The reimbursement could come in many ways. My group just does a wealth reset at level up. In the case of a character that lost everything though, we would probably have them conveniently find some items that are fit for their character (for example a melee focused character with heavy armor would find a level appropriate advanced melee weapon and heavy armor, though probably not exactly what they had before). At level up (at the latest) they would be able to "reset" their wealth and purchase the gear they had before or purchase new items of the appropriate level.

So I'm not sure what you mean by "buy the most expensive replacement they can find". If the "most expensive legs" means jewel encrusted prosthetic legs which have no mechanical benefit, then yes they'd get the "value" returned, because the item is purely fluff. If they buy a prosthetic that performs better than natural legs, that value is counted against their wealth by level, just as all their combat/encounter relevant items are.

Which gets to your second question. Items which don't affect a players capability and are simply "fluff" don't factor into wealth by level. If they build a statue out of batteries (which become non-functional as part of the process) then they don't count as value against wealth by level. If they buy 300 batteries which function regularly, those would count against WBL.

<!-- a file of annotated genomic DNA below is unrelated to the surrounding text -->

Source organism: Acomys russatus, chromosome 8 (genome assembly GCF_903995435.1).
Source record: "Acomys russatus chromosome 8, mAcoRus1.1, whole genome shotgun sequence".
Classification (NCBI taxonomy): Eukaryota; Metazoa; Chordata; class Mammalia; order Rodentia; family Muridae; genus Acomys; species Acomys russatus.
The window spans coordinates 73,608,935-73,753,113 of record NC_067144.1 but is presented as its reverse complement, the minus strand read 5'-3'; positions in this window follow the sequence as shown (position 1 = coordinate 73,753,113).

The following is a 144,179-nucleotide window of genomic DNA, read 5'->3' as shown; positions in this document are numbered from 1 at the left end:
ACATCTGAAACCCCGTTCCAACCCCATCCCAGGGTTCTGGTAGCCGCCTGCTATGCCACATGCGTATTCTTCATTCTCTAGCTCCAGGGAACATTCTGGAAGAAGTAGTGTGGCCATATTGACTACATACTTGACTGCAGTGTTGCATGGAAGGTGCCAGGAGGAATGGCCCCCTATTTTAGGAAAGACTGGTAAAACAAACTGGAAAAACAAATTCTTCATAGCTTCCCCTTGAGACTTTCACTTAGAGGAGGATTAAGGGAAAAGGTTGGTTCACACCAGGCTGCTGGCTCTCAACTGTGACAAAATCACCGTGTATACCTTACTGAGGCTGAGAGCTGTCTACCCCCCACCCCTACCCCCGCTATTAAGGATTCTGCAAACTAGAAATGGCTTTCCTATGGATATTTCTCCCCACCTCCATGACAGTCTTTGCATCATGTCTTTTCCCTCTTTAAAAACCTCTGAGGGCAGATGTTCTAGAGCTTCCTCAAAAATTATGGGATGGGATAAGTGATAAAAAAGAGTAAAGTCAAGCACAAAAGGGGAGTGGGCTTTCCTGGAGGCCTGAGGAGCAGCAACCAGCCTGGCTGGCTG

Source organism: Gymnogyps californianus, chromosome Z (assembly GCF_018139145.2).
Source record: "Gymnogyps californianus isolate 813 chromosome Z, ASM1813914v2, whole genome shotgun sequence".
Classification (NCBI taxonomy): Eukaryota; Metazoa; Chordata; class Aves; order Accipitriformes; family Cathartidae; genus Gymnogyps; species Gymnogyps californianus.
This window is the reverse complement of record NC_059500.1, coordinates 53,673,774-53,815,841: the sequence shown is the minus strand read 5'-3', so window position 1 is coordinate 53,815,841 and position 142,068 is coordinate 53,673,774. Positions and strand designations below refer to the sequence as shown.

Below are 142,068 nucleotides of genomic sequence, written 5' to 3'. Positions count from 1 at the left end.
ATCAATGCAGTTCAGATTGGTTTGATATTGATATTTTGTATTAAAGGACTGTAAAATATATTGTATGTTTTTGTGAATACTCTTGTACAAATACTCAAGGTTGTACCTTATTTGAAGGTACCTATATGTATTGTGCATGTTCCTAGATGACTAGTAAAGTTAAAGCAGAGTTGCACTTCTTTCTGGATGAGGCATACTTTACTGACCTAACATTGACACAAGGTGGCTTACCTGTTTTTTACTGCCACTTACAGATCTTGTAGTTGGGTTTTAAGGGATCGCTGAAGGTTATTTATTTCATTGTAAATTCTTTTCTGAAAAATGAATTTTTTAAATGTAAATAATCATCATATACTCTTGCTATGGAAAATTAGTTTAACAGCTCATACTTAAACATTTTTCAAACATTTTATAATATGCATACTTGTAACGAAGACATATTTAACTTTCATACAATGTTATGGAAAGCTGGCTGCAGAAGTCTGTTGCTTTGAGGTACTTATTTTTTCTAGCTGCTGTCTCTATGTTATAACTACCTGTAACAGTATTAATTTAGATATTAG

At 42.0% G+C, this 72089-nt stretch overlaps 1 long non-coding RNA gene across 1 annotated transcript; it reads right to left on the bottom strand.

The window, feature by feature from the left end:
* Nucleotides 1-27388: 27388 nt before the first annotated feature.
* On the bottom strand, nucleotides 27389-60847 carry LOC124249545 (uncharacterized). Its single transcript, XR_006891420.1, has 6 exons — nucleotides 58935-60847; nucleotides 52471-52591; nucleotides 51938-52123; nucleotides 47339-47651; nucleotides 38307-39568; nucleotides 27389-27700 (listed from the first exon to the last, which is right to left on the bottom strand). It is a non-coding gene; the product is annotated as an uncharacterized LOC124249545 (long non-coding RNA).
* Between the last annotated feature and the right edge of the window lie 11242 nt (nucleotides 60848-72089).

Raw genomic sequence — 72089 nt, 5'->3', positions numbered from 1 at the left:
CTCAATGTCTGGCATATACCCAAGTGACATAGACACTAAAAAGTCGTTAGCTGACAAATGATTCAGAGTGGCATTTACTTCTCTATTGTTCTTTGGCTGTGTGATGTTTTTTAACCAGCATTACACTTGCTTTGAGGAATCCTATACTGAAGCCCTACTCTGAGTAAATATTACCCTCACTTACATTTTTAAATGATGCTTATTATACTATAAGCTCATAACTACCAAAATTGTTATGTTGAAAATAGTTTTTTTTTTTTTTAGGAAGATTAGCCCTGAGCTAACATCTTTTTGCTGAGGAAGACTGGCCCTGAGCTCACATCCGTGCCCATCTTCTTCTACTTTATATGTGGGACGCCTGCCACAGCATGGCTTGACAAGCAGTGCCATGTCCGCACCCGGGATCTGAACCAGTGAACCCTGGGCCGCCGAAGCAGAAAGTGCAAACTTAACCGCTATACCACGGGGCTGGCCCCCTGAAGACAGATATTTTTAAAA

I'm not sure I understand your last question fully. "Gambling" would be a fluff activity. You can't gain additional wealth that would put you (significantly) over WBL. By the same token you can't lose any significant amount of WBL due to gambling. Bad luck (lets say a destroyed weapon) would persist probably for that session. You don't instantly get reimbursed. Typically we reimburse at level up. So if you weapon is destroyed you'd have to make due with what you found, at the very least until the "current mission" was over or you can otherwise access a market (like Absalom Station).

So yes, for short period you can go without. But we don't let it persist for longer than a level. And usually you find loot as part of adventuring that can mitigate the problem in the short term.


And to address why we started doing wealth by level reset, it was just a streamlined way to run things.

We used to do what WatersLethe suggested, running side adventures, making up special "profit focused" adventures. The GM allowing us to find special treasure troves. But it was all contrived ways to get people back to WBL.

We recognized that our goals were to: